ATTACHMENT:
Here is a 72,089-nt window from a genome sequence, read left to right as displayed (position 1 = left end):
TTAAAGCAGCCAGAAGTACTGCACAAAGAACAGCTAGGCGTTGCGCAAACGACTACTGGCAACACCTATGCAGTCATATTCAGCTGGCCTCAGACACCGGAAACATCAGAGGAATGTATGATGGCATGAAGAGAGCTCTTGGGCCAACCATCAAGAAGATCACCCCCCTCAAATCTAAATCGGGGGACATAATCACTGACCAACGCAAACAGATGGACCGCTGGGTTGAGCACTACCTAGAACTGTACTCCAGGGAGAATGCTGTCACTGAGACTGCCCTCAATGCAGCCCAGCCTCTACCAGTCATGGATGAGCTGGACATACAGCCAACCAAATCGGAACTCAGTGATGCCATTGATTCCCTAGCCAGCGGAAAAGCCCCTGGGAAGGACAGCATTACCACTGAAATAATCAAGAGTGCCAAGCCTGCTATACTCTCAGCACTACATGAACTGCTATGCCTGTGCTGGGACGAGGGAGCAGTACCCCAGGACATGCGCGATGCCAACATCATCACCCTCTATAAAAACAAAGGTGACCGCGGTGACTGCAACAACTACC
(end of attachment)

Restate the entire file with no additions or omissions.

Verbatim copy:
Here is a 72,089-nt window from a genome sequence, read left to right as displayed (position 1 = left end):
TTAAAGCAGCCAGAAGTACTGCACAAAGAACAGCTAGGCGTTGCGCAAACGACTACTGGCAACACCTATGCAGTCATATTCAGCTGGCCTCAGACACCGGAAACATCAGAGGAATGTATGATGGCATGAAGAGAGCTCTTGGGCCAACCATCAAGAAGATCACCCCCCTCAAATCTAAATCGGGGGACATAATCACTGACCAACGCAAACAGATGGACCGCTGGGTTGAGCACTACCTAGAACTGTACTCCAGGGAGAATGCTGTCACTGAGACTGCCCTCAATGCAGCCCAGCCTCTACCAGTCATGGATGAGCTGGACATACAGCCAACCAAATCGGAACTCAGTGATGCCATTGATTCCCTAGCCAGCGGAAAAGCCCCTGGGAAGGACAGCATTACCACTGAAATAATCAAGAGTGCCAAGCCTGCTATACTCTCAGCACTACATGAACTGCTATGCCTGTGCTGGGACGAGGGAGCAGTACCCCAGGACATGCGCGATGCCAACATCATCACCCTCTATAAAAACAAAGGTGACCGCGGTGACTGCAACAACTACC